If you would like more information, go to, click on The St. Francis International Center for Healthcare Ethics 2008 International Bioethics Conference (located on left column). View photos from the 2006 Medical Malpractice Conference and 2007 “Becoming an Ethics Consultant” Training Course.

A Pandora’s Box of DNA

Specifically, the accuracy of some tests now on the market is under question, as is their usefulness when the results are supplied direct to consumers, rather than with professional medical advice. (Cyprus Mail)

Huge Lawsuit Could Change Handling of the Dead

The suit argues that the next of kin, not the state, should make decisions on how to dispose of organs no longer needed for testing, and that denial of such a right violates the Constitution’s promise of due process. The federal lawsuit names 87 of Ohio’s 88 counties; the other, Hamilton County, which encompasses Cincinnati, has already settled with families for $6 million. (Washington Post)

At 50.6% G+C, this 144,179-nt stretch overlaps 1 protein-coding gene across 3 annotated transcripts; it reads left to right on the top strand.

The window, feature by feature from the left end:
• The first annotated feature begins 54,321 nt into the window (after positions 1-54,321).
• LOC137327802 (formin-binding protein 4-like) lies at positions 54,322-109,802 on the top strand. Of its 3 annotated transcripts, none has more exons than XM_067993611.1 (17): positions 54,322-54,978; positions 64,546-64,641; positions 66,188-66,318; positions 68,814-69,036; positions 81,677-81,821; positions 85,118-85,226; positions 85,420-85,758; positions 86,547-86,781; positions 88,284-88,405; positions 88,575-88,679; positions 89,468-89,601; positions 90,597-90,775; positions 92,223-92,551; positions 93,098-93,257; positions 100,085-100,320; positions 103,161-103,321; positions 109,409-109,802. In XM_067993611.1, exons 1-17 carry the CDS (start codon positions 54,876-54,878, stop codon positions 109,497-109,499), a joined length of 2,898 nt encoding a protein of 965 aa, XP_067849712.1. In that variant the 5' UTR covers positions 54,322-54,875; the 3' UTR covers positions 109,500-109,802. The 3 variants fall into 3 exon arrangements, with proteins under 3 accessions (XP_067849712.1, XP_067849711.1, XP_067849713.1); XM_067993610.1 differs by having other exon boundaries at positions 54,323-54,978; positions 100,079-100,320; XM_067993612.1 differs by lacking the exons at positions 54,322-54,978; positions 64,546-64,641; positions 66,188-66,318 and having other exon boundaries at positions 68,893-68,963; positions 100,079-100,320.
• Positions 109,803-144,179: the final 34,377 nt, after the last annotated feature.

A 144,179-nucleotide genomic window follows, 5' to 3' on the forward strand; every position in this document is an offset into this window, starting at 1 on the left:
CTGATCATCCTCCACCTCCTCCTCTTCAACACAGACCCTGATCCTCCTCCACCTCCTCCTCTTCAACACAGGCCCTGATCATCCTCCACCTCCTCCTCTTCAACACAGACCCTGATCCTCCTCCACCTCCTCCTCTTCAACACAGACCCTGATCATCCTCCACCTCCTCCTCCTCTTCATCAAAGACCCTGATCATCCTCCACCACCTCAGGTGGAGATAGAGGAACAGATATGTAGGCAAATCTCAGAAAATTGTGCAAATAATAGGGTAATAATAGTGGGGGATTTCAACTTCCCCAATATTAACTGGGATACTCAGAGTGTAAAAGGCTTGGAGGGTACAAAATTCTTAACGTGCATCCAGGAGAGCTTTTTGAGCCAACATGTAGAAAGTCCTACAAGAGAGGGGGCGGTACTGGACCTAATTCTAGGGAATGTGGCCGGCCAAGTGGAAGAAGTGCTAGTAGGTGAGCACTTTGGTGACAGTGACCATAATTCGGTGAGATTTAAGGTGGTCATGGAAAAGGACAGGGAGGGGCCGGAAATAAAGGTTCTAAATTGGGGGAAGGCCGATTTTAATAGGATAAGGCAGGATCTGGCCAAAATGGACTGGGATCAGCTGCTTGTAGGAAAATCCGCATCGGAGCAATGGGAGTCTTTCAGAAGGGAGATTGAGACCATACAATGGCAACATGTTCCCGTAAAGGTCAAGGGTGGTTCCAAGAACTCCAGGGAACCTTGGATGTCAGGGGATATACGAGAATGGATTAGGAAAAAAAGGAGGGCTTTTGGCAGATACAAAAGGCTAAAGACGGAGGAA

Gene Therapy for Chronic Pain

A new kind of gene therapy could bring relief to patients suffering from chronic pain while bypassing many of the debilitating side effects associated with traditional painkillers. (Technology Review)

Op-Ed: CIRM’s stance after pluripotency

The swiftly changing scientific landscape has seen the rise and fall of many favoured stem cell types and technologies. Some of what is de rigueur today will be dé classé tomorrow. Inducing pluripotency currently requires randomly inserting genes for transcription factors using engineered viruses1, 2, 3, 4, whereas creating ES cells from primates using somatic cell nuclear transfer (SCNT) requires hundreds of mature oocytes5. These issues are but the tip of the iceberg; many complex problems remain unsolved. Numerous challenges and opportunities lie ahead in stem cell science, and the rapidly moving field requires continued funding by CIRM to meet them. (Nature)

Flawed embryos seen as source for stem cells